With the score at 4-1 to the Yellows we decided to tweak the teams to give the Blues the extra man for the final fifteen minutes and I gamely cross the Rubicon and donned a new bib. Fat lot of good it did: the Yellows went on to score another three goals, the pick of which was a ferocious shot from Danny that fizzed off his right boot and flew into the top corner.

Stu steered in the Blue’s only other goal towards the end; he chipped the ball forward more in hope than expectation, but James was inexplicably performing some gardening on the other side of the area and the ball sailed gently into the net.

Not too much else to report on; with a fine mizzle descending ceaselessly from the early Spring sky, following a real downpour earlier that afternoon, the playing surface was what you’d call ‘greasy’ and all but the deftest of touches resulted in the ball skidding off the pitch and out of play. We don’t get that many mismatches these days and this was one to chalk off to ill fortune.

Final score: Yellows 7 - Blues 2

And thus to a very busy Skinners Arms, where we struggled to get a table until around nine ‘o’ clock. Craig, the landlord, regaled Simon and I with details of his Portuguese retirement plan, and conversation turned to the merits of Buenos Aries, for reasons which escape me. (Although it did give me the opportunity to make a good gag about ‘Danny Malbec’). 

But much of the evening’s conversation revolved around Ross’s wedding on Saturday evening. Suffice to say that Simon Ink, currently flying solo, left the establishment with what we hope was a loin-girding pep talk from me, Geoff and Steve, (along with some terrible advice re: successful conversational gambits to use at a wedding reception). Full report to follow.

Monday, 26 February 2018

Popcorn for the eyes

Morning all, from a snowy East London. Another match report for you here, as I returned to the fray after a one-week absence during which Simon Gas resumed team selection duties for the first time in a few months, (and made an absolute Horlicks of it, by the sounds of things).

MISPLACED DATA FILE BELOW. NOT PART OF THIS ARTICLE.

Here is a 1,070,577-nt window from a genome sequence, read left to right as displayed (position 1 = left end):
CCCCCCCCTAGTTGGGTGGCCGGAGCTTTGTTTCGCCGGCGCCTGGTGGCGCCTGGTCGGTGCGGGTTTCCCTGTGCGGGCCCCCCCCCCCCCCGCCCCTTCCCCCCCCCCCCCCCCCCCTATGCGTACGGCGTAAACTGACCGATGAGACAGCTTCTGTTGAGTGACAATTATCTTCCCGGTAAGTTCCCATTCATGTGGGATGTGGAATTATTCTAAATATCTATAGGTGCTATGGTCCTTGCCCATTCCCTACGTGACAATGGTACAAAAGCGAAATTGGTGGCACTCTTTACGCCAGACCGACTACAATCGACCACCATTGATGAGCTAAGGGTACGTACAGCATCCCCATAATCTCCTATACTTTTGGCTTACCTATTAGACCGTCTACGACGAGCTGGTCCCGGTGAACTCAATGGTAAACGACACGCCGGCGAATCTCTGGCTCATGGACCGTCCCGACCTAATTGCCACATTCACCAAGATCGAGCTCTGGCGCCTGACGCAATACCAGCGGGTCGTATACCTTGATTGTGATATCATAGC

Here are your two teams…

Yellows: me, Stu, Paul, Bristol Paul, Simon Gas, Danny, Charlie, Joe and Liam

Blues: Ian Baggies, Ian Gooner, Geoff, Andrew, Steve, Mick, David, Michele and Ross

Pretty much everyone arrived on time and we enjoyed a decent game, fairly evenly contested with six goals. Michele very nearly scored in the opening exchanges but his first time shot from a decent cross from the right rattled the crossbar, possibly via a touch from Danny in goals. 

Liam snaffled the opening goal of the contest, but the Blues were soon on terms (Michele doing the damage?), before Liam once again outwitted the Blue defence and shuffled the ball home from an acute angle. At this stage the Yellow team were good value for their lead despite surrendering much of the possession to the Blues, who had monopolised midfield in the sort of sterile possession-style beloved of recent Spain teams. However, with Danny’s tenure in goal ending around the quarter hour mark the Yellow team gradually found their way out of defence and Stu and Charlie started to find the space for Liam’s merciless attacking.